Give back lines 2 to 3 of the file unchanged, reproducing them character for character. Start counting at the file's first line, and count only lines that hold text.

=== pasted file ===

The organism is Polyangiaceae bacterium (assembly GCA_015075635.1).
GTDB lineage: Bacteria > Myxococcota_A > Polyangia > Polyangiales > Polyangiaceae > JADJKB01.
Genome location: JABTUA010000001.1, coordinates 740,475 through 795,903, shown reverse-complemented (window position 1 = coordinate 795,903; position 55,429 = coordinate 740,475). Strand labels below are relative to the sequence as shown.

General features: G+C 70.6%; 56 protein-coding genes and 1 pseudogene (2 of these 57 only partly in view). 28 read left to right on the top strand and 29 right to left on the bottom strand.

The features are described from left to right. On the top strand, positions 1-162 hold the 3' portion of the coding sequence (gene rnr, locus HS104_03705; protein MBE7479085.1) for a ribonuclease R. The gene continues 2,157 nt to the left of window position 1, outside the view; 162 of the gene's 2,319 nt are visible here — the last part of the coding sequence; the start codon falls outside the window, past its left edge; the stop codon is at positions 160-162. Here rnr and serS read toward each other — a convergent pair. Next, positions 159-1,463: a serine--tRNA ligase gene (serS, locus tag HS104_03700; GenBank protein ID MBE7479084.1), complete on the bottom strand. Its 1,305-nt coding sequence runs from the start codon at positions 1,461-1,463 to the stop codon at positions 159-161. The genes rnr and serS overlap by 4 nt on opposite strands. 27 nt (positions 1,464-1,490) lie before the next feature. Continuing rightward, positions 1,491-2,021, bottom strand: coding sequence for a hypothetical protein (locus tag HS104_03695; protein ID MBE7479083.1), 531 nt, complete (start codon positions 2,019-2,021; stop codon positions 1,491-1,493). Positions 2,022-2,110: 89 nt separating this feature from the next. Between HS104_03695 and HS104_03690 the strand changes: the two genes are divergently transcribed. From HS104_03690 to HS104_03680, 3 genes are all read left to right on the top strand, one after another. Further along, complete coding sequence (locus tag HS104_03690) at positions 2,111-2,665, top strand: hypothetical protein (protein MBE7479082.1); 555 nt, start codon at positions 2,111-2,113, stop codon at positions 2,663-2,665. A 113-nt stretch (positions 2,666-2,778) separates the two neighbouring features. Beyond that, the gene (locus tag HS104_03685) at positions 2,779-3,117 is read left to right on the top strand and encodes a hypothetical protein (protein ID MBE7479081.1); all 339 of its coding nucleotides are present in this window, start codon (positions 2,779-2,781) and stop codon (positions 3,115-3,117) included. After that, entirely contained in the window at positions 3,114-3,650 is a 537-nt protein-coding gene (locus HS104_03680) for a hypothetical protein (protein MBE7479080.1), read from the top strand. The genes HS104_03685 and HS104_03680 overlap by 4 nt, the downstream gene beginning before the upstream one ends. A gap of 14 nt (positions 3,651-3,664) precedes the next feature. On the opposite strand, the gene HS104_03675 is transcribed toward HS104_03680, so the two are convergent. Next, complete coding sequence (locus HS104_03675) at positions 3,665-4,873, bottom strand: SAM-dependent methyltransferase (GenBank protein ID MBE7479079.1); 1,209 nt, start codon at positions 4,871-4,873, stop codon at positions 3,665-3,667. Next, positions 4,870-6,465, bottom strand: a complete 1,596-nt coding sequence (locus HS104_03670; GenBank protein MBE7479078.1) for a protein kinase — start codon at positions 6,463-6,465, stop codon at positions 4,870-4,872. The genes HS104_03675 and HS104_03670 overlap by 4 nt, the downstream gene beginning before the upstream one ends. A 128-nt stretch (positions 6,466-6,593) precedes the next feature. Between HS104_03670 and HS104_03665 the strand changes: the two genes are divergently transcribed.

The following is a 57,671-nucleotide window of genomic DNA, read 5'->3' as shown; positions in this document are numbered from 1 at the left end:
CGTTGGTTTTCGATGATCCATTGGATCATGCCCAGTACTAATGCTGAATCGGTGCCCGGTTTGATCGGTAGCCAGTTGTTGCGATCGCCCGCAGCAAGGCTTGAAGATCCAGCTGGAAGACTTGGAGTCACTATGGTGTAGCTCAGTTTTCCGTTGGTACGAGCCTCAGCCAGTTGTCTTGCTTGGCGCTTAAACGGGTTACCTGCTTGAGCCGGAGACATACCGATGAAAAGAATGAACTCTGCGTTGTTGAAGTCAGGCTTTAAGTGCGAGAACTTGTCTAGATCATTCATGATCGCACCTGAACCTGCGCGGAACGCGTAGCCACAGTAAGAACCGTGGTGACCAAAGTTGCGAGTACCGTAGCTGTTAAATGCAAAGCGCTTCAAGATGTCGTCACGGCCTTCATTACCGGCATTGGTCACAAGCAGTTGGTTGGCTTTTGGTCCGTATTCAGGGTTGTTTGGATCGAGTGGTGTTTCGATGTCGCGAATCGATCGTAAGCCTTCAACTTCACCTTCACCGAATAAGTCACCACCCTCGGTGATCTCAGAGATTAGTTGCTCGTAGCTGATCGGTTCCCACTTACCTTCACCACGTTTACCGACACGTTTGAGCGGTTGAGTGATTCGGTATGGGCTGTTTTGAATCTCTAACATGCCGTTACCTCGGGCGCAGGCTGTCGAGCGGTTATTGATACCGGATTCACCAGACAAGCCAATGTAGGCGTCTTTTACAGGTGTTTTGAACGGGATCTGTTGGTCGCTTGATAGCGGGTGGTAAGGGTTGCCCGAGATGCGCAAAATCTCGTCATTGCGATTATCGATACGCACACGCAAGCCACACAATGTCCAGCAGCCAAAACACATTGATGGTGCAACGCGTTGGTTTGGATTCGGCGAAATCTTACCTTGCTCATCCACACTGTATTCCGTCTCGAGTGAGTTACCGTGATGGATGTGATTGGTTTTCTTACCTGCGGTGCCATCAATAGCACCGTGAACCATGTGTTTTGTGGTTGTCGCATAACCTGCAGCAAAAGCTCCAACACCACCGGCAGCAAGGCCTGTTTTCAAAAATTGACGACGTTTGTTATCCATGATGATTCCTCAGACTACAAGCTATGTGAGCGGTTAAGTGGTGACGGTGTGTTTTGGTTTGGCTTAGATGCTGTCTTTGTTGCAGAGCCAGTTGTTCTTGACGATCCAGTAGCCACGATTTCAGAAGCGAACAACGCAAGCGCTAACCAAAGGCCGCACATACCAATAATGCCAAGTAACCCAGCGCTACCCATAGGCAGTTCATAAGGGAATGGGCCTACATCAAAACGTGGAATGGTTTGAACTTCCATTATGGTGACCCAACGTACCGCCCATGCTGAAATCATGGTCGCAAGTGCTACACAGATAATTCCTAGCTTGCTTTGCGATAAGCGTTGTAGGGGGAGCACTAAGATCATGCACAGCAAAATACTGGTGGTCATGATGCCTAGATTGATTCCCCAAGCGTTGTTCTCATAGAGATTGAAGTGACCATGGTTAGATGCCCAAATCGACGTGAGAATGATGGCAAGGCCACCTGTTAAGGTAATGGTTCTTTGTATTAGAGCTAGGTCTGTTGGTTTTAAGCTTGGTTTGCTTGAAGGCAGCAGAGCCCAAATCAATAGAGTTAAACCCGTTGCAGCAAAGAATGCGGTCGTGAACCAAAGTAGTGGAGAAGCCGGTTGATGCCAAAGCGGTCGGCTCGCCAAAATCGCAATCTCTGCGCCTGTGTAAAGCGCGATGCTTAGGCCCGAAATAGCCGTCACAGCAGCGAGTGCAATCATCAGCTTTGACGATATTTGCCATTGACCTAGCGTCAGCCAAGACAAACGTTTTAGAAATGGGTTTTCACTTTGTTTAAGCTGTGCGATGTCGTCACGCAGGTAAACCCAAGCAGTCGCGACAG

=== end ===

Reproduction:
GTDB lineage: Bacteria > Myxococcota_A > Polyangia > Polyangiales > Polyangiaceae > JADJKB01.
Genome location: JABTUA010000001.1, coordinates 740,475 through 795,903, shown reverse-complemented (window position 1 = coordinate 795,903; position 55,429 = coordinate 740,475). Strand labels below are relative to the sequence as shown.